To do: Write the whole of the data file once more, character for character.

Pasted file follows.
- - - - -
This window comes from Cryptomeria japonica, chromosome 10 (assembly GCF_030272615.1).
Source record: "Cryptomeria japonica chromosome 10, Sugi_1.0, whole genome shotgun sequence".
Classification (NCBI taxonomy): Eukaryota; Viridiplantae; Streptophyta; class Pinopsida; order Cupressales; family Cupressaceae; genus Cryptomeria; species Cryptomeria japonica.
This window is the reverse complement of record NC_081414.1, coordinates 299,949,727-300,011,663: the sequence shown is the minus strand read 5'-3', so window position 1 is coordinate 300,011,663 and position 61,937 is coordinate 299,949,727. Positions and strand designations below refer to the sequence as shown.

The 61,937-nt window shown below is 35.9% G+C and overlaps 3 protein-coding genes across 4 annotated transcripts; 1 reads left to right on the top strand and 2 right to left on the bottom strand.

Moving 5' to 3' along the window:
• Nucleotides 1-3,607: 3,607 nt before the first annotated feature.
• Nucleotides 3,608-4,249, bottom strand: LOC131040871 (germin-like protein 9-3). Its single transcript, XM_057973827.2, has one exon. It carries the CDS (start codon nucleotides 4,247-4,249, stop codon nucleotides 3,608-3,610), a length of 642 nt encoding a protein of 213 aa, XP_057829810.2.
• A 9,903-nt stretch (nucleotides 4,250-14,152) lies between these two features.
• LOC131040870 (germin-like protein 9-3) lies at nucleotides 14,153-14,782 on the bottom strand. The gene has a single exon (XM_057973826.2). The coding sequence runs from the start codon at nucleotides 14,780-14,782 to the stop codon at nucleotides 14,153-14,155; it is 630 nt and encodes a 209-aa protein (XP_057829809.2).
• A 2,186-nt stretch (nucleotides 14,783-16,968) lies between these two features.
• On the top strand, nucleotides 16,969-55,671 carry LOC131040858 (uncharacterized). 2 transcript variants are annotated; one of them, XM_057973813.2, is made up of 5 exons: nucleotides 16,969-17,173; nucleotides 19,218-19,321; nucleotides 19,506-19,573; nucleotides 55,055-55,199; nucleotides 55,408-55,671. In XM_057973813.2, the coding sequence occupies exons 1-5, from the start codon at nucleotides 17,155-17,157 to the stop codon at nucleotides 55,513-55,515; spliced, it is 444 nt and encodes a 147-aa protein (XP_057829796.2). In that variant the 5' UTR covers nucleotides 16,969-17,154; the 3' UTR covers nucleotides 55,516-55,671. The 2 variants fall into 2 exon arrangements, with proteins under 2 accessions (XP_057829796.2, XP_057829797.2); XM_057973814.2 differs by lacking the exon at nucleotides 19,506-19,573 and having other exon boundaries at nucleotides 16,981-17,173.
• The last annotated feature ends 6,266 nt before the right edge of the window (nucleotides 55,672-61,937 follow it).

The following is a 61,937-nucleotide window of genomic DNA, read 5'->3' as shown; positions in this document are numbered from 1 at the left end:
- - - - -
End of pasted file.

This window comes from Cryptomeria japonica, chromosome 10 (assembly GCF_030272615.1).
Source record: "Cryptomeria japonica chromosome 10, Sugi_1.0, whole genome shotgun sequence".
Classification (NCBI taxonomy): Eukaryota; Viridiplantae; Streptophyta; class Pinopsida; order Cupressales; family Cupressaceae; genus Cryptomeria; species Cryptomeria japonica.
This window is the reverse complement of record NC_081414.1, coordinates 299,949,727-300,011,663: the sequence shown is the minus strand read 5'-3', so window position 1 is coordinate 300,011,663 and position 61,937 is coordinate 299,949,727. Positions and strand designations below refer to the sequence as shown.

The 61,937-nt window shown below is 35.9% G+C and overlaps 3 protein-coding genes across 4 annotated transcripts; 1 reads left to right on the top strand and 2 right to left on the bottom strand.

Moving 5' to 3' along the window:
• Nucleotides 1-3,607: 3,607 nt before the first annotated feature.
• Nucleotides 3,608-4,249, bottom strand: LOC131040871 (germin-like protein 9-3). Its single transcript, XM_057973827.2, has one exon. It carries the CDS (start codon nucleotides 4,247-4,249, stop codon nucleotides 3,608-3,610), a length of 642 nt encoding a protein of 213 aa, XP_057829810.2.
• A 9,903-nt stretch (nucleotides 4,250-14,152) lies between these two features.
• LOC131040870 (germin-like protein 9-3) lies at nucleotides 14,153-14,782 on the bottom strand. The gene has a single exon (XM_057973826.2). The coding sequence runs from the start codon at nucleotides 14,780-14,782 to the stop codon at nucleotides 14,153-14,155; it is 630 nt and encodes a 209-aa protein (XP_057829809.2).
• A 2,186-nt stretch (nucleotides 14,783-16,968) lies between these two features.
• On the top strand, nucleotides 16,969-55,671 carry LOC131040858 (uncharacterized). 2 transcript variants are annotated; one of them, XM_057973813.2, is made up of 5 exons: nucleotides 16,969-17,173; nucleotides 19,218-19,321; nucleotides 19,506-19,573; nucleotides 55,055-55,199; nucleotides 55,408-55,671. In XM_057973813.2, the coding sequence occupies exons 1-5, from the start codon at nucleotides 17,155-17,157 to the stop codon at nucleotides 55,513-55,515; spliced, it is 444 nt and encodes a 147-aa protein (XP_057829796.2). In that variant the 5' UTR covers nucleotides 16,969-17,154; the 3' UTR covers nucleotides 55,516-55,671. The 2 variants fall into 2 exon arrangements, with proteins under 2 accessions (XP_057829796.2, XP_057829797.2); XM_057973814.2 differs by lacking the exon at nucleotides 19,506-19,573 and having other exon boundaries at nucleotides 16,981-17,173.
• The last annotated feature ends 6,266 nt before the right edge of the window (nucleotides 55,672-61,937 follow it).

The following is a 61,937-nucleotide window of genomic DNA, read 5'->3' as shown; positions in this document are numbered from 1 at the left end: